Health isn't just one thing. It isn't just nutrition. I'm a nutritionist, of course, I'm like, nutrition was everything at one point, but truly it's so much more than that, it's not just exercise, it's not just sleep, it's not just our relationships, it's not just our financial health, there's so many different things that add together that create our overall health and wellness, everything impacts each other as well, everything is feeding into itself when it comes to this complex life as a human being. And now of course, there's immense complexity, but there's also beauty and grace and simplicity within all of those things. And so being that fitness is a big part of the mission, and also right now, as at this recording, again, this nine-year celebration, we're vibing with the spring-summer-upon-us type feelings. For the average person, of course, they're thinking about fitness being heavily influenced by exercise, by training and it definitely has a big impact for sure, it's not the whole shebang, but it's a big portion of it. So, what I wanted to do was to celebrate these nine years, I want to provide nine of my favorite fitness experts that we've had here on the Model Health Show providing some key insights, some strategies, some tools, some mindset shifts for fitness and for helping you to achieve that physical fitness that you are desiring to have.


Again, these are nine of my favorites, there have been many others, alright, but I was also looking at specifically... Because we've had fitness experts who we then talk about other aspects of their profession, but I wanted to specifically target fitness, so application for fitness specifically. And I think that you're really, really going to enjoy this special celebration, and also because this is a celebration, I just did something and my team knows I was on the phone, I was actually delaying getting started here because I was trying to get a deal done for you, I was trying to hook up something as a special gift to celebrate for you. And hopefully you know that I've been advocating and talking about some of the science around how critical Vitamin C is for immune system function for the past couple of years when it's been something that's so overlooked, and it's so simple. Obviously, we know about Vitamin C for being a critical regulator of our immune system, but it also has a major impact on our sleep quality, on our metabolism, on our gut health. But in this context today, when we're looking at this phenomenon with this virus that just took over our reality, we stopped looking at the obvious, we stopped employing and advocating the obvious, but the obvious still emerged as critical and viable, although the average person wasn't given permission to really look at it and understand it and to utilize it.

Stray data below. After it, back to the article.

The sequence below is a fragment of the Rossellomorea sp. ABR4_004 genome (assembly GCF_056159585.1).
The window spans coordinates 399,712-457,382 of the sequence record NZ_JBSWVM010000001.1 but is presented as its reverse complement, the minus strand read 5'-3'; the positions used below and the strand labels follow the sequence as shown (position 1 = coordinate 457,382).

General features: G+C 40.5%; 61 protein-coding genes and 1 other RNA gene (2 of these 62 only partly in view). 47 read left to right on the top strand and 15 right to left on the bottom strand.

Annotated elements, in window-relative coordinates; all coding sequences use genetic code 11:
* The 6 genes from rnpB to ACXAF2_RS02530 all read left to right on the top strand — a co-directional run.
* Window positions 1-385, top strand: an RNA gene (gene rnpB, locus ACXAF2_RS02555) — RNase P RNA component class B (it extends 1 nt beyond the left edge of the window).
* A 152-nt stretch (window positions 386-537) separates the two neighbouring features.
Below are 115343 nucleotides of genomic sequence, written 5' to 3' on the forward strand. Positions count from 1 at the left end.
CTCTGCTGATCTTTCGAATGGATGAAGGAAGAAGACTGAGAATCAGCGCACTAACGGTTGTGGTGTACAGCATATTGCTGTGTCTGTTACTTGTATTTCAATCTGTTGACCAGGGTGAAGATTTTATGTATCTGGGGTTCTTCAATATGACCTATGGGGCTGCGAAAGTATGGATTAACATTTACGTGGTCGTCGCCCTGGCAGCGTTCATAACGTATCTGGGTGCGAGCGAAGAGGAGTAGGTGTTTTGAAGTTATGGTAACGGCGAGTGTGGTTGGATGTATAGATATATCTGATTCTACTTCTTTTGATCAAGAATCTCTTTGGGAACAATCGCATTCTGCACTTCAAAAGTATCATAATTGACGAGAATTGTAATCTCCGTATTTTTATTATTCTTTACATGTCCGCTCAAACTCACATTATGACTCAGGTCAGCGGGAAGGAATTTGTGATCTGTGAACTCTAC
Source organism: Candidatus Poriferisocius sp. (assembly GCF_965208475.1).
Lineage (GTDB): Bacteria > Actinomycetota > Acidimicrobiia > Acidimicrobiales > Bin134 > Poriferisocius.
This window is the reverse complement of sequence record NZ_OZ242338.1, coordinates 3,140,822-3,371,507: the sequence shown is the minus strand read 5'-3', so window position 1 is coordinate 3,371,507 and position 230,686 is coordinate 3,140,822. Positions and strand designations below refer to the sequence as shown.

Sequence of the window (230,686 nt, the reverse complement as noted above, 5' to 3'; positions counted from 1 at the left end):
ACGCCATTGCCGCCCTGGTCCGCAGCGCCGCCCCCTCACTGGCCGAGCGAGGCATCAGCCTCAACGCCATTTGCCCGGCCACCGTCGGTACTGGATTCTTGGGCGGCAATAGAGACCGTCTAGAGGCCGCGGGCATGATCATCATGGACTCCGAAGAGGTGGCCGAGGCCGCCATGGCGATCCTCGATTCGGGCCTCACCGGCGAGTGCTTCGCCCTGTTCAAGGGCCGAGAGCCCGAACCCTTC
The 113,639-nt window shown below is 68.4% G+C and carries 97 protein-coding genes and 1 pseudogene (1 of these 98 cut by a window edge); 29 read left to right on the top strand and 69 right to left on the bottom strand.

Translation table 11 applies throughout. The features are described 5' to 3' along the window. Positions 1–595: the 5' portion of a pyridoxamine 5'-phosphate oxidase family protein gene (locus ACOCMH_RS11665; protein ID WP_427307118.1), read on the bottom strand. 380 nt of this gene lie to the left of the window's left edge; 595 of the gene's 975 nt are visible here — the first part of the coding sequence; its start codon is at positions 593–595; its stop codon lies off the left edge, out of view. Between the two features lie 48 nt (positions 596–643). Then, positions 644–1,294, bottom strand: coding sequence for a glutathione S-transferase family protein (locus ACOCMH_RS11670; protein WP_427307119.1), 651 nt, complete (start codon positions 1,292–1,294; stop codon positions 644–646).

But this study was published in the journal Pharma Nutrition, and it investigated the impact of Vitamin C in relation to the cytokine activity associated with COVID-19, they found that Vitamin C was effective in inhibiting the production of the cytokine storm. Now again, this is one of many studies that have affirmed this, but we have decades, literally decades of data demonstrating the efficacy of Vitamin C in relationship to our health and specifically to our immune system function. So, this isn't something new, we're just using new data to affirm what should be widely known by everyone. But also leaning back, when I mentioned gut health, it's specific to botanical sources of Vitamin C, not the synthetic garbage packets at the... With the sugar and all... No, I'm not talking about that. When you stack these upsides by side and you look at the highest botanical sources of Vitamin C, which again, I've got a special gift for you, so keep listening. We're talking about Camu-Camu berry, the highest source, botanical source of Vitamin C. And botanical we're talking about is a food-based source, a super food really concentrates of vitamin C, which with Camu-Camu berry, just under a teaspoon is getting 700% of your RDA of Vitamin C.